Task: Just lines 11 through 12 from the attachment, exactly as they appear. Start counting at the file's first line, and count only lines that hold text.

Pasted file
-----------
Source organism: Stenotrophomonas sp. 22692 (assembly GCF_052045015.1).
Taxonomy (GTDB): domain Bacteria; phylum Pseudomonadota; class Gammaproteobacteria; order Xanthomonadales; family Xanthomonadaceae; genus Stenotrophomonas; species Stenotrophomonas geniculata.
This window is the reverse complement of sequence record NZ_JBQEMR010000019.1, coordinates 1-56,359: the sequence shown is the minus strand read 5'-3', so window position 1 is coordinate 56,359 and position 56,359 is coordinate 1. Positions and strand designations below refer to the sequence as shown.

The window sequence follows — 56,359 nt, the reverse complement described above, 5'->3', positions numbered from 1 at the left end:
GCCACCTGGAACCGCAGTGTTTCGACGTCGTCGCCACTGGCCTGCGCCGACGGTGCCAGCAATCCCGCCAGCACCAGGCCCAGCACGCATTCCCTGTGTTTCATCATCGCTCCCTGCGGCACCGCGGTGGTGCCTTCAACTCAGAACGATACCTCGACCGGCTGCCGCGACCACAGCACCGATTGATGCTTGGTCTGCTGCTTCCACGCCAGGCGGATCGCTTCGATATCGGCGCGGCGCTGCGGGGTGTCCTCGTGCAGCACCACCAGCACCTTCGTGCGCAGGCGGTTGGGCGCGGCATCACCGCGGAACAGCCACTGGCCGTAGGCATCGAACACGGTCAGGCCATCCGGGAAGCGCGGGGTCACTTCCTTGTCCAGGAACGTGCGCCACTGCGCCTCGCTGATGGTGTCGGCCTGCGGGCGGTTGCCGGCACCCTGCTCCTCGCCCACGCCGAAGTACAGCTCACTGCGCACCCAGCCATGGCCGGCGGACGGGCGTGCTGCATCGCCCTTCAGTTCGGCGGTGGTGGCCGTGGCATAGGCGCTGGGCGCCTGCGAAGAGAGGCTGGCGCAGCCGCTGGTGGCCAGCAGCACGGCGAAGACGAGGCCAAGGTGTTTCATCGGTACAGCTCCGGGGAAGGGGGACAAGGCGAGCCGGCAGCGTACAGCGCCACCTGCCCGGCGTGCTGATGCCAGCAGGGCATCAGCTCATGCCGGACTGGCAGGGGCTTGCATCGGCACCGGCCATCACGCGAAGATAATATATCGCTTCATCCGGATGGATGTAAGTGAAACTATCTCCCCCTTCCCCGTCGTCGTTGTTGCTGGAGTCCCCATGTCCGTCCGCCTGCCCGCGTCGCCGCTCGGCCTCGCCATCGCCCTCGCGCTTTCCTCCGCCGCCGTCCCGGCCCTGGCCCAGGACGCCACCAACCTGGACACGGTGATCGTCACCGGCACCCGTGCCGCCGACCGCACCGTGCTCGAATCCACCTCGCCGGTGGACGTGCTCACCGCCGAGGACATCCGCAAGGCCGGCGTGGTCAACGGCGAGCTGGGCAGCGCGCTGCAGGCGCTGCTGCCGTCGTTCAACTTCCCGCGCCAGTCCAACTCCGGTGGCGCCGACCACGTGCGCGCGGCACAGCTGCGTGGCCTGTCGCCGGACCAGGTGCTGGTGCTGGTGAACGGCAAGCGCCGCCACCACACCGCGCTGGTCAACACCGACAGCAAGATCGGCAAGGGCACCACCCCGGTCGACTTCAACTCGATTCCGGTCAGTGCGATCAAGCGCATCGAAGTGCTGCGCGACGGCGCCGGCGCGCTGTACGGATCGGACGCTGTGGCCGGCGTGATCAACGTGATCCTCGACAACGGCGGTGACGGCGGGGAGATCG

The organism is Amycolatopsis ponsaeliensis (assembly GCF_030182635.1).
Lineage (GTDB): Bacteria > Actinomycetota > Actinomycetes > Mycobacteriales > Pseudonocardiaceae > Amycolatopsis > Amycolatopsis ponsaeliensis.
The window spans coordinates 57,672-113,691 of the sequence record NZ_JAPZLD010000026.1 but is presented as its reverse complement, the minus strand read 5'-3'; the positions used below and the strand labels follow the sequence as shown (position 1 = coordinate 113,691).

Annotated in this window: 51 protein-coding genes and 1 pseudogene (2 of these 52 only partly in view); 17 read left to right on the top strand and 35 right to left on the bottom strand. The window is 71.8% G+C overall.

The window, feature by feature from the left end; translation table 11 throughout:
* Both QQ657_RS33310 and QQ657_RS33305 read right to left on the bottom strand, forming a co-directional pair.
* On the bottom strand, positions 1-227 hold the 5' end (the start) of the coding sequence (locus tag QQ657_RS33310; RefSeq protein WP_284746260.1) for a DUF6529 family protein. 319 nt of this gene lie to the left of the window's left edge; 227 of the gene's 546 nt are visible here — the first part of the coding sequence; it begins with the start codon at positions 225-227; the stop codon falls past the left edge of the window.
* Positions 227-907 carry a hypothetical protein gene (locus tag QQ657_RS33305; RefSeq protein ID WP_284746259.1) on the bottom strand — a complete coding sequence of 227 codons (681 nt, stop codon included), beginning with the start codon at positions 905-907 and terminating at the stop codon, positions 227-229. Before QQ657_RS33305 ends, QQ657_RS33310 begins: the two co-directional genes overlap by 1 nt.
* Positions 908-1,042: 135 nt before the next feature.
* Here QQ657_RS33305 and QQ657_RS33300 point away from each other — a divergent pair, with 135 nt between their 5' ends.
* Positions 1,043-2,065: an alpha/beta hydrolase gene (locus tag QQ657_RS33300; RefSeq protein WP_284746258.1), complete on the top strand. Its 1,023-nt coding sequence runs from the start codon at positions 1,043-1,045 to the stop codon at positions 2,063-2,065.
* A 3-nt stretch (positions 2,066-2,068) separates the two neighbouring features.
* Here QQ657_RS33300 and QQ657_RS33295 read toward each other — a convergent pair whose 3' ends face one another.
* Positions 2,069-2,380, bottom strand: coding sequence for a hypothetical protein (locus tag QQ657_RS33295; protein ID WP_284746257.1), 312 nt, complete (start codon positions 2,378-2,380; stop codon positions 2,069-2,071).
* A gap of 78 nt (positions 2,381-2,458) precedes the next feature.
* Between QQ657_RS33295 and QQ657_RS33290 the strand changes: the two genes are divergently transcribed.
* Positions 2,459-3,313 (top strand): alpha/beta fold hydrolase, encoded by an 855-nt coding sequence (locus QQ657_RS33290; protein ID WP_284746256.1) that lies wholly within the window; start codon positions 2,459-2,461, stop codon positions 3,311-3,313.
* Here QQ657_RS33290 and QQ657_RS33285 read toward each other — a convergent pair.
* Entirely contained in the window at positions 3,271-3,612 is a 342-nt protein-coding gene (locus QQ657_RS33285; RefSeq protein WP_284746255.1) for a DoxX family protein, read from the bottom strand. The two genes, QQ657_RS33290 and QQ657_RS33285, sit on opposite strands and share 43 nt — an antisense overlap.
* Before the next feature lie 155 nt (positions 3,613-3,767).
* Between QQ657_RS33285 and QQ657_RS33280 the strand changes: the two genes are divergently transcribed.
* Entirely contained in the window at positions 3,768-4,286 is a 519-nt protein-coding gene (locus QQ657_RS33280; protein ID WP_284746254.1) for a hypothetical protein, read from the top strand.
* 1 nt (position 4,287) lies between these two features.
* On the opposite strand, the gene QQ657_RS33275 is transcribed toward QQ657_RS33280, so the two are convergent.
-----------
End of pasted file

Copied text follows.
* Both QQ657_RS33310 and QQ657_RS33305 read right to left on the bottom strand, forming a co-directional pair.
* On the bottom strand, positions 1-227 hold the 5' end (the start) of the coding sequence (locus tag QQ657_RS33310; RefSeq protein WP_284746260.1) for a DUF6529 family protein. 319 nt of this gene lie to the left of the window's left edge; 227 of the gene's 546 nt are visible here — the first part of the coding sequence; it begins with the start codon at positions 225-227; the stop codon falls past the left edge of the window.